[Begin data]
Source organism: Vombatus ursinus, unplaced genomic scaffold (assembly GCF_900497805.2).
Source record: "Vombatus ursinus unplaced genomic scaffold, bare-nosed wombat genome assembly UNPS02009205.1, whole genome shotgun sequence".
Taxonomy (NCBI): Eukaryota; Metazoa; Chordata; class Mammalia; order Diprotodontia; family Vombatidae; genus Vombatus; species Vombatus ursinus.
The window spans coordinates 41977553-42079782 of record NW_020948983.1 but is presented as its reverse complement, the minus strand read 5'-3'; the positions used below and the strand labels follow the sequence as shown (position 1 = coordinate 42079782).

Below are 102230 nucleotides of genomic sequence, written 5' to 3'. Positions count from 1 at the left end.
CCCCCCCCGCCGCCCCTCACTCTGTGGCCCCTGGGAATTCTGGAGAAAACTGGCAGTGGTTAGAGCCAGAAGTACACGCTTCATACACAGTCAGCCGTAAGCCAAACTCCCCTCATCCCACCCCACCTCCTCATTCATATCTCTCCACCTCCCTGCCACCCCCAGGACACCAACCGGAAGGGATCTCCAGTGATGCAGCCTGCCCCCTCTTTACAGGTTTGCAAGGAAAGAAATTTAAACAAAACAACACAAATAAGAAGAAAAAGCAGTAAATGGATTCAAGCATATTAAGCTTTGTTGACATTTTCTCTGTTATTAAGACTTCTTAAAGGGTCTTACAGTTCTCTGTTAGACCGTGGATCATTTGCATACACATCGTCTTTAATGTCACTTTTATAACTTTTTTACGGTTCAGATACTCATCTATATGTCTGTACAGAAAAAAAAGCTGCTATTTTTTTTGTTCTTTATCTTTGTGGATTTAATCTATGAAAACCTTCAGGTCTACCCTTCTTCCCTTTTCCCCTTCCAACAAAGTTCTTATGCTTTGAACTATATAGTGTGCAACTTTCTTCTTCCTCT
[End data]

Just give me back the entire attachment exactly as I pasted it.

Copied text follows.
Source organism: Vombatus ursinus, unplaced genomic scaffold (assembly GCF_900497805.2).
Source record: "Vombatus ursinus unplaced genomic scaffold, bare-nosed wombat genome assembly UNPS02009205.1, whole genome shotgun sequence".
Taxonomy (NCBI): Eukaryota; Metazoa; Chordata; class Mammalia; order Diprotodontia; family Vombatidae; genus Vombatus; species Vombatus ursinus.
The window spans coordinates 41977553-42079782 of record NW_020948983.1 but is presented as its reverse complement, the minus strand read 5'-3'; the positions used below and the strand labels follow the sequence as shown (position 1 = coordinate 42079782).

Below are 102230 nucleotides of genomic sequence, written 5' to 3'. Positions count from 1 at the left end.
CCCCCCCCGCCGCCCCTCACTCTGTGGCCCCTGGGAATTCTGGAGAAAACTGGCAGTGGTTAGAGCCAGAAGTACACGCTTCATACACAGTCAGCCGTAAGCCAAACTCCCCTCATCCCACCCCACCTCCTCATTCATATCTCTCCACCTCCCTGCCACCCCCAGGACACCAACCGGAAGGGATCTCCAGTGATGCAGCCTGCCCCCTCTTTACAGGTTTGCAAGGAAAGAAATTTAAACAAAACAACACAAATAAGAAGAAAAAGCAGTAAATGGATTCAAGCATATTAAGCTTTGTTGACATTTTCTCTGTTATTAAGACTTCTTAAAGGGTCTTACAGTTCTCTGTTAGACCGTGGATCATTTGCATACACATCGTCTTTAATGTCACTTTTATAACTTTTTTACGGTTCAGATACTCATCTATATGTCTGTACAGAAAAAAAAGCTGCTATTTTTTTTGTTCTTTATCTTTGTGGATTTAATCTATGAAAACCTTCAGGTCTACCCTTCTTCCCTTTTCCCCTTCCAACAAAGTTCTTATGCTTTGAACTATATAGTGTGCAACTTTCTTCTTCCTCT